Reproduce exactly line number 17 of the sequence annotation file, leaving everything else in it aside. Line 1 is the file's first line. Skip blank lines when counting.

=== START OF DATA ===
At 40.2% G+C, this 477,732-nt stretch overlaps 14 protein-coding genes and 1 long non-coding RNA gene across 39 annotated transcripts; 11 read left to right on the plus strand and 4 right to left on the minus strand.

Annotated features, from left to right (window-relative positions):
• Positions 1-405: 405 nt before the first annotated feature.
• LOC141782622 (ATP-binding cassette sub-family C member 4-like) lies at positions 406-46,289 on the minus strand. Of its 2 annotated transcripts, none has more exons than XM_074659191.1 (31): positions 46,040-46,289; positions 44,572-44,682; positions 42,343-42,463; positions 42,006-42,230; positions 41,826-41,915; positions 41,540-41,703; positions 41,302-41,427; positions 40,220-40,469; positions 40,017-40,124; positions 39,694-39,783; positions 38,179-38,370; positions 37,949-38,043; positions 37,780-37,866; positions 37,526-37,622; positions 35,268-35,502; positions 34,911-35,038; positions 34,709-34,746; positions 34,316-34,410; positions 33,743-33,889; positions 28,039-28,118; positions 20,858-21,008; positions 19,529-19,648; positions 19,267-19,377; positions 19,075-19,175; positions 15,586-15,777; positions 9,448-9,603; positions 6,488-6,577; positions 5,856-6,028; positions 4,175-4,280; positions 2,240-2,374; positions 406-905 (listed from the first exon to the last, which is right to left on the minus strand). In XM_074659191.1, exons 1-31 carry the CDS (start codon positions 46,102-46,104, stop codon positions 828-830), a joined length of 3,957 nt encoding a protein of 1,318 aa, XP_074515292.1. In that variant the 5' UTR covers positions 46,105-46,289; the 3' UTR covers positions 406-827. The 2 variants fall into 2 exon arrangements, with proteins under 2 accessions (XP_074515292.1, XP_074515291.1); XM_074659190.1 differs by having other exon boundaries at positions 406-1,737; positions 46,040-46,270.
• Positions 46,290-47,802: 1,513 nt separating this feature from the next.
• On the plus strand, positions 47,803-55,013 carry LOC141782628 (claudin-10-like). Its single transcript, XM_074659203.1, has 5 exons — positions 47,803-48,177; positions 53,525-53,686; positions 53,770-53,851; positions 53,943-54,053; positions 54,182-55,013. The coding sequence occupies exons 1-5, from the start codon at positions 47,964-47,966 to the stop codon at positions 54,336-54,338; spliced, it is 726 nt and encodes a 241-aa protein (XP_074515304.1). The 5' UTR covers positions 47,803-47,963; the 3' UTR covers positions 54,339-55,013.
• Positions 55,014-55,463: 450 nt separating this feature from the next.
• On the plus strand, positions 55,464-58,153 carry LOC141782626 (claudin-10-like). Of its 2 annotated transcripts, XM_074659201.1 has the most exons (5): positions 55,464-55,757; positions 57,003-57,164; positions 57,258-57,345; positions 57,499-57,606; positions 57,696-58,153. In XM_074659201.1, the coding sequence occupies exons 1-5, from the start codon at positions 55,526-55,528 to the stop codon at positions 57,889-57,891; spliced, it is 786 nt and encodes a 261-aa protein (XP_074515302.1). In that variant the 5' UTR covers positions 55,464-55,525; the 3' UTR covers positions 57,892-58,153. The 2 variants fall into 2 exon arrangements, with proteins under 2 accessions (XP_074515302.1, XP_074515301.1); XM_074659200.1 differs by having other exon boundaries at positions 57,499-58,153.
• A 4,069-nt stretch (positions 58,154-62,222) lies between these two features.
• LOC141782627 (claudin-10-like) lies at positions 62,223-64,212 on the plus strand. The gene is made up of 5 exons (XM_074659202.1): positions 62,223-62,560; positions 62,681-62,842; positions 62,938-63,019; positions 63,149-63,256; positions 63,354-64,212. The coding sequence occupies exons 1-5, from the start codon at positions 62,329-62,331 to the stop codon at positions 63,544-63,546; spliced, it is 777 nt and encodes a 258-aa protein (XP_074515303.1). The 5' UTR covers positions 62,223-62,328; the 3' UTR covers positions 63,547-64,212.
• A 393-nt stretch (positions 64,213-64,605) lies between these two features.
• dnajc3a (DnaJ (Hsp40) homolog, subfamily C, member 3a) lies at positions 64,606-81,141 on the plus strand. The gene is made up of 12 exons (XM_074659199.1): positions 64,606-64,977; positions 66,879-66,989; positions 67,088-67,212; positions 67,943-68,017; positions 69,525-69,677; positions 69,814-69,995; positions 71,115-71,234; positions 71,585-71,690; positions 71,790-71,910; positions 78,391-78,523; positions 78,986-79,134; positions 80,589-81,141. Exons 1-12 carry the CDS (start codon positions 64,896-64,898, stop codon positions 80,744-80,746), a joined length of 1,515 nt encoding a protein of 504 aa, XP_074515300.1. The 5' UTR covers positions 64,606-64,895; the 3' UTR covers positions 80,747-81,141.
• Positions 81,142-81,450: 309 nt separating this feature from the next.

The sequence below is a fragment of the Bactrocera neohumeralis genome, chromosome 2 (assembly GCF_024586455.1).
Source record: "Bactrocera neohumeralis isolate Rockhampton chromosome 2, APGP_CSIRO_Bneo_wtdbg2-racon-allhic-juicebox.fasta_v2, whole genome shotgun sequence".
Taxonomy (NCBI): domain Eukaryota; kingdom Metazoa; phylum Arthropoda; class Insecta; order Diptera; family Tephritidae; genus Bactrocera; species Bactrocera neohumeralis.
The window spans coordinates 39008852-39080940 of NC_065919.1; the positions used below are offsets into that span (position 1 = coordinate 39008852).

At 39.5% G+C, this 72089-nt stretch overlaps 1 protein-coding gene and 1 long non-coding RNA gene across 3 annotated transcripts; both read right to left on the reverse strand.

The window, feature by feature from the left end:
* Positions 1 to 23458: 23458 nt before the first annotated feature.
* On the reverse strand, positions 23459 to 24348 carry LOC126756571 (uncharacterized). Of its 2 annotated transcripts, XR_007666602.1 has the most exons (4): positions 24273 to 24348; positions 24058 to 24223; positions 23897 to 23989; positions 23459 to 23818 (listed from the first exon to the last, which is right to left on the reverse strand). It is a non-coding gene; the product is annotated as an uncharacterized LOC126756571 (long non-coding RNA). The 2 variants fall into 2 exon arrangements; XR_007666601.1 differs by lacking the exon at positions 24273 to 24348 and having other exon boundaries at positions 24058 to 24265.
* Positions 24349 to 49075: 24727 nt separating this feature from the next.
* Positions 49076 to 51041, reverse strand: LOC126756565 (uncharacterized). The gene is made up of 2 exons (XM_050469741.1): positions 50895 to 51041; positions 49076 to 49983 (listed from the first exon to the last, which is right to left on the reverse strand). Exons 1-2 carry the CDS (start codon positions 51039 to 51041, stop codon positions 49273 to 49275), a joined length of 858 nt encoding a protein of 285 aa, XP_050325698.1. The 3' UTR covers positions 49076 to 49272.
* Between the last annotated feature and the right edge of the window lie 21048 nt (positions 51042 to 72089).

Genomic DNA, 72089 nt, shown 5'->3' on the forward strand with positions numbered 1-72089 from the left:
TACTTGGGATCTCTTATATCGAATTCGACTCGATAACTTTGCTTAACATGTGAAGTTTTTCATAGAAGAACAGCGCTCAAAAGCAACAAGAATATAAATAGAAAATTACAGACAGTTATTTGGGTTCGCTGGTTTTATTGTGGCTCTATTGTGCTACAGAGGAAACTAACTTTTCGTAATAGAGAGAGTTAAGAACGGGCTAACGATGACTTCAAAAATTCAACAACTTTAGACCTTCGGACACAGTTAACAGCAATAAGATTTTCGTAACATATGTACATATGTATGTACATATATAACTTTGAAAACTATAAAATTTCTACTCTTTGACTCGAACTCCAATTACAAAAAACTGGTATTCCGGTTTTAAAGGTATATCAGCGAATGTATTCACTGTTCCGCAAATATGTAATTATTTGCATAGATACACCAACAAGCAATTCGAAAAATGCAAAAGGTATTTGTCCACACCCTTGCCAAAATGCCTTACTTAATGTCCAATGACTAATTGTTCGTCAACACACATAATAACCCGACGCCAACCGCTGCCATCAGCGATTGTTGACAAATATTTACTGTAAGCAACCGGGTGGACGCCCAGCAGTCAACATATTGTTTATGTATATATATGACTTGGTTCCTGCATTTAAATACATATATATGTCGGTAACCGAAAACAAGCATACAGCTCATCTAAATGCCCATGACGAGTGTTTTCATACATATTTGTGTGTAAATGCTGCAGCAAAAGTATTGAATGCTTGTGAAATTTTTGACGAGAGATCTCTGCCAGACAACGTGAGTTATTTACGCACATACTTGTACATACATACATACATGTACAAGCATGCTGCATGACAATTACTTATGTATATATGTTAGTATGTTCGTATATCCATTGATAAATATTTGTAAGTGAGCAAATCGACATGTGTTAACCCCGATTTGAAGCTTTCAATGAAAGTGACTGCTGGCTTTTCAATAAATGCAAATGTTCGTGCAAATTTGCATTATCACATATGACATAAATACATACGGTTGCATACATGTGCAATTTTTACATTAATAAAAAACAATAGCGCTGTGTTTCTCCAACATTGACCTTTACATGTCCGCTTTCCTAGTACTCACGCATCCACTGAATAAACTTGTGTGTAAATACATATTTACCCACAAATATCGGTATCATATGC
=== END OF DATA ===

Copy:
The window spans coordinates 39008852-39080940 of NC_065919.1; the positions used below are offsets into that span (position 1 = coordinate 39008852).